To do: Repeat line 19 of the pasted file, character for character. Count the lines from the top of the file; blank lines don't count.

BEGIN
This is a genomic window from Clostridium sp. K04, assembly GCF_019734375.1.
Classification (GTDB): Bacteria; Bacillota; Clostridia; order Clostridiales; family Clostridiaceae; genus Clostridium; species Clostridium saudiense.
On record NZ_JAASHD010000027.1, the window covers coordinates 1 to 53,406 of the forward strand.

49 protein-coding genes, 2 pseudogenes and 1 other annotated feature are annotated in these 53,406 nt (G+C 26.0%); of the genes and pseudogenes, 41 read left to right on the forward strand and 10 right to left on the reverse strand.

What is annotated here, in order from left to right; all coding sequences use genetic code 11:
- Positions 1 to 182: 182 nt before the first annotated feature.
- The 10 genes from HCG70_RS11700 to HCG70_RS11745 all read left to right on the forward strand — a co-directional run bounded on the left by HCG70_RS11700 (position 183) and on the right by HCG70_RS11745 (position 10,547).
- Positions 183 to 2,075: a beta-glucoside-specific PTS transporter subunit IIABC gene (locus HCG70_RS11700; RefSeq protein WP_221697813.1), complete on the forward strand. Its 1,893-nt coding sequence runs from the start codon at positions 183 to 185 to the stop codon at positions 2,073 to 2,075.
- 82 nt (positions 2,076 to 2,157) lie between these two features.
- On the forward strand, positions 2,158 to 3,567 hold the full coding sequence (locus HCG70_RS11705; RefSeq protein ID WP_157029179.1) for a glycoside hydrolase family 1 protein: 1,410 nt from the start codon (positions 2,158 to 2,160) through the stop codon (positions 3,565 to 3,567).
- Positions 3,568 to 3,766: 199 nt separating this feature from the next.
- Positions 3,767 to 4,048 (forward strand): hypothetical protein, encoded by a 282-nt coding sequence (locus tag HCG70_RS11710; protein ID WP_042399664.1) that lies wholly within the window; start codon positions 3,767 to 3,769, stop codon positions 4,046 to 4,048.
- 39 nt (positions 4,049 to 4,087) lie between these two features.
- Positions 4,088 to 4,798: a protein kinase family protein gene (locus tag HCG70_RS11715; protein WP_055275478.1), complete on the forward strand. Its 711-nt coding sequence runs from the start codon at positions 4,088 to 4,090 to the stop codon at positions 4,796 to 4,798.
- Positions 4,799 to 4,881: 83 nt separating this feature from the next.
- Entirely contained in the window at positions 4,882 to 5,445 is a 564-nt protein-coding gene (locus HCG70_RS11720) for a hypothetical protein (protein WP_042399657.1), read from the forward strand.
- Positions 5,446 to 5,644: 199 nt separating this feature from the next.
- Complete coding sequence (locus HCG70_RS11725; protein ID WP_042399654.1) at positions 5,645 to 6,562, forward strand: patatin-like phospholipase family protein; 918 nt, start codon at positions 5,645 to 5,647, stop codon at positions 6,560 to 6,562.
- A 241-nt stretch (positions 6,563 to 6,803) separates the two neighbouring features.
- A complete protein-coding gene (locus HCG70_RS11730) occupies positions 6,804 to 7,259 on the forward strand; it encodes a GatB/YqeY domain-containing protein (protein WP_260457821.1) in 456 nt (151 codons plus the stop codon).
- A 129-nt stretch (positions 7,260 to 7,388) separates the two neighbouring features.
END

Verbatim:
- A 241-nt stretch (positions 6,563 to 6,803) separates the two neighbouring features.